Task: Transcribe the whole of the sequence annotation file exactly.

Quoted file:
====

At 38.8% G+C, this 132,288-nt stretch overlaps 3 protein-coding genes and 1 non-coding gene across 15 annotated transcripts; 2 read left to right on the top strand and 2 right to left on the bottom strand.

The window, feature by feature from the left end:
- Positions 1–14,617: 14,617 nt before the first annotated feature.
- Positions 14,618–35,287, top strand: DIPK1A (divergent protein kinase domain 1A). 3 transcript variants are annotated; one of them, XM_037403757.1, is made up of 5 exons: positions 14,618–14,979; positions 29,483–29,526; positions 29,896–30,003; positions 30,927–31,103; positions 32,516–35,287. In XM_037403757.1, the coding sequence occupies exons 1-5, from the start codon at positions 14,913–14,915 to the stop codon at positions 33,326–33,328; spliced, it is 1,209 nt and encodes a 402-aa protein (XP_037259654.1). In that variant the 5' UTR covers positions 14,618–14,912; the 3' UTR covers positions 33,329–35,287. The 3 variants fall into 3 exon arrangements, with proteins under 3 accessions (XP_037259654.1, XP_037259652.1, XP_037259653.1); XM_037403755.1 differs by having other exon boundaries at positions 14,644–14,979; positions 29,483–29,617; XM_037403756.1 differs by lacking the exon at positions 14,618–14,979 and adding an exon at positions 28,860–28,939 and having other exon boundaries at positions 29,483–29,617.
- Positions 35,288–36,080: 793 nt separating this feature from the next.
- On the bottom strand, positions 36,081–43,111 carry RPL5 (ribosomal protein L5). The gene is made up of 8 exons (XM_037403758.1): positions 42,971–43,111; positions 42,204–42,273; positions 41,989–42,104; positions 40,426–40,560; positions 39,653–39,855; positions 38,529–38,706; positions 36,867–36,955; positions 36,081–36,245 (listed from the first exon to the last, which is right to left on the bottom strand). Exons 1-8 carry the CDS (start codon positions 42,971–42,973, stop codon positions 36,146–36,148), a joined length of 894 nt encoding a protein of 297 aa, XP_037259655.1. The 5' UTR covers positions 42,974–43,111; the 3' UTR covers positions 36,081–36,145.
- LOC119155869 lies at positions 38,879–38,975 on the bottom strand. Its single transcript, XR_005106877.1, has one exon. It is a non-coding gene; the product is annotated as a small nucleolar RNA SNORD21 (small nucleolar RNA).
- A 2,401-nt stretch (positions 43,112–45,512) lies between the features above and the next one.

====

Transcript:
At 38.8% G+C, this 132,288-nt stretch overlaps 3 protein-coding genes and 1 non-coding gene across 15 annotated transcripts; 2 read left to right on the top strand and 2 right to left on the bottom strand.

The window, feature by feature from the left end:
- Positions 1–14,617: 14,617 nt before the first annotated feature.
- Positions 14,618–35,287, top strand: DIPK1A (divergent protein kinase domain 1A). 3 transcript variants are annotated; one of them, XM_037403757.1, is made up of 5 exons: positions 14,618–14,979; positions 29,483–29,526; positions 29,896–30,003; positions 30,927–31,103; positions 32,516–35,287. In XM_037403757.1, the coding sequence occupies exons 1-5, from the start codon at positions 14,913–14,915 to the stop codon at positions 33,326–33,328; spliced, it is 1,209 nt and encodes a 402-aa protein (XP_037259654.1). In that variant the 5' UTR covers positions 14,618–14,912; the 3' UTR covers positions 33,329–35,287. The 3 variants fall into 3 exon arrangements, with proteins under 3 accessions (XP_037259654.1, XP_037259652.1, XP_037259653.1); XM_037403755.1 differs by having other exon boundaries at positions 14,644–14,979; positions 29,483–29,617; XM_037403756.1 differs by lacking the exon at positions 14,618–14,979 and adding an exon at positions 28,860–28,939 and having other exon boundaries at positions 29,483–29,617.
- Positions 35,288–36,080: 793 nt separating this feature from the next.
- On the bottom strand, positions 36,081–43,111 carry RPL5 (ribosomal protein L5). The gene is made up of 8 exons (XM_037403758.1): positions 42,971–43,111; positions 42,204–42,273; positions 41,989–42,104; positions 40,426–40,560; positions 39,653–39,855; positions 38,529–38,706; positions 36,867–36,955; positions 36,081–36,245 (listed from the first exon to the last, which is right to left on the bottom strand). Exons 1-8 carry the CDS (start codon positions 42,971–42,973, stop codon positions 36,146–36,148), a joined length of 894 nt encoding a protein of 297 aa, XP_037259655.1. The 5' UTR covers positions 42,974–43,111; the 3' UTR covers positions 36,081–36,145.
- LOC119155869 lies at positions 38,879–38,975 on the bottom strand. Its single transcript, XR_005106877.1, has one exon. It is a non-coding gene; the product is annotated as a small nucleolar RNA SNORD21 (small nucleolar RNA).
- A 2,401-nt stretch (positions 43,112–45,512) lies between the features above and the next one.